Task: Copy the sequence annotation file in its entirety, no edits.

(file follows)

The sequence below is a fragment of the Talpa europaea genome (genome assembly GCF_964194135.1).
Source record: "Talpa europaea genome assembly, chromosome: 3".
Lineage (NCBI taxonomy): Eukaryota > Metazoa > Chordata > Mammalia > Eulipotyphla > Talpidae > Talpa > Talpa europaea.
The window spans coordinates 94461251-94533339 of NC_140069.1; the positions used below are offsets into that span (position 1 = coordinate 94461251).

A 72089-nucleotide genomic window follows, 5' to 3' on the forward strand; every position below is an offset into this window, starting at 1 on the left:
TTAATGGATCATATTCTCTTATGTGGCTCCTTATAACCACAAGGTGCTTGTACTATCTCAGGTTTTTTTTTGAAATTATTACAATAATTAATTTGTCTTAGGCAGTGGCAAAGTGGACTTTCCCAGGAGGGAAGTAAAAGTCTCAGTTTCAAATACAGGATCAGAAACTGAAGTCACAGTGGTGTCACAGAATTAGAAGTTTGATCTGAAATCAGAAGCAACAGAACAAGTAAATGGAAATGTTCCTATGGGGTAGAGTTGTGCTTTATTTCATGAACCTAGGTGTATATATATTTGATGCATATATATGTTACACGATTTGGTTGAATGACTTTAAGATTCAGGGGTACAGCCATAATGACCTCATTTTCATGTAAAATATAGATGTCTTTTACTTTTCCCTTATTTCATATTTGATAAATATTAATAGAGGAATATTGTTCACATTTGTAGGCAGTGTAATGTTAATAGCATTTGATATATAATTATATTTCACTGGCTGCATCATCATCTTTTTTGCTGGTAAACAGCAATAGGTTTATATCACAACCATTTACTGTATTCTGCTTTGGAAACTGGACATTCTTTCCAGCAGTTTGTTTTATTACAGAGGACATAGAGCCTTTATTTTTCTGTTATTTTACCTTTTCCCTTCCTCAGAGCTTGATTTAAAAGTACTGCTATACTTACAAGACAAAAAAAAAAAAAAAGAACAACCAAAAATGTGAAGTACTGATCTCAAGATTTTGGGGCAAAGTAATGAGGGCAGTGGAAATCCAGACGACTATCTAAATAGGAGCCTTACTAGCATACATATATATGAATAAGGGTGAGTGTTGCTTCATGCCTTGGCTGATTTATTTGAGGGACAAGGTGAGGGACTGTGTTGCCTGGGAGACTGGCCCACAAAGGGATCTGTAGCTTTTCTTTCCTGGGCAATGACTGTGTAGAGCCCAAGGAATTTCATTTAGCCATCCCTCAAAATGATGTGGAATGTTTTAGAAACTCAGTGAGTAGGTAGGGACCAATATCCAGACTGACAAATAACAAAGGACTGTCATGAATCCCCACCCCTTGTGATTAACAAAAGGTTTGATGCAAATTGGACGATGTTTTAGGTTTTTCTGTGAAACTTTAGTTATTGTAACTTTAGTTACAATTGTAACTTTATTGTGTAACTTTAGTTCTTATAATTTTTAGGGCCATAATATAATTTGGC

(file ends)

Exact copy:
The sequence below is a fragment of the Talpa europaea genome (genome assembly GCF_964194135.1).
Source record: "Talpa europaea genome assembly, chromosome: 3".
Lineage (NCBI taxonomy): Eukaryota > Metazoa > Chordata > Mammalia > Eulipotyphla > Talpidae > Talpa > Talpa europaea.
The window spans coordinates 94461251-94533339 of NC_140069.1; the positions used below are offsets into that span (position 1 = coordinate 94461251).

A 72089-nucleotide genomic window follows, 5' to 3' on the forward strand; every position below is an offset into this window, starting at 1 on the left:
TTAATGGATCATATTCTCTTATGTGGCTCCTTATAACCACAAGGTGCTTGTACTATCTCAGGTTTTTTTTTGAAATTATTACAATAATTAATTTGTCTTAGGCAGTGGCAAAGTGGACTTTCCCAGGAGGGAAGTAAAAGTCTCAGTTTCAAATACAGGATCAGAAACTGAAGTCACAGTGGTGTCACAGAATTAGAAGTTTGATCTGAAATCAGAAGCAACAGAACAAGTAAATGGAAATGTTCCTATGGGGTAGAGTTGTGCTTTATTTCATGAACCTAGGTGTATATATATTTGATGCATATATATGTTACACGATTTGGTTGAATGACTTTAAGATTCAGGGGTACAGCCATAATGACCTCATTTTCATGTAAAATATAGATGTCTTTTACTTTTCCCTTATTTCATATTTGATAAATATTAATAGAGGAATATTGTTCACATTTGTAGGCAGTGTAATGTTAATAGCATTTGATATATAATTATATTTCACTGGCTGCATCATCATCTTTTTTGCTGGTAAACAGCAATAGGTTTATATCACAACCATTTACTGTATTCTGCTTTGGAAACTGGACATTCTTTCCAGCAGTTTGTTTTATTACAGAGGACATAGAGCCTTTATTTTTCTGTTATTTTACCTTTTCCCTTCCTCAGAGCTTGATTTAAAAGTACTGCTATACTTACAAGACAAAAAAAAAAAAAAAGAACAACCAAAAATGTGAAGTACTGATCTCAAGATTTTGGGGCAAAGTAATGAGGGCAGTGGAAATCCAGACGACTATCTAAATAGGAGCCTTACTAGCATACATATATATGAATAAGGGTGAGTGTTGCTTCATGCCTTGGCTGATTTATTTGAGGGACAAGGTGAGGGACTGTGTTGCCTGGGAGACTGGCCCACAAAGGGATCTGTAGCTTTTCTTTCCTGGGCAATGACTGTGTAGAGCCCAAGGAATTTCATTTAGCCATCCCTCAAAATGATGTGGAATGTTTTAGAAACTCAGTGAGTAGGTAGGGACCAATATCCAGACTGACAAATAACAAAGGACTGTCATGAATCCCCACCCCTTGTGATTAACAAAAGGTTTGATGCAAATTGGACGATGTTTTAGGTTTTTCTGTGAAACTTTAGTTATTGTAACTTTAGTTACAATTGTAACTTTATTGTGTAACTTTAGTTCTTATAATTTTTAGGGCCATAATATAATTTGGC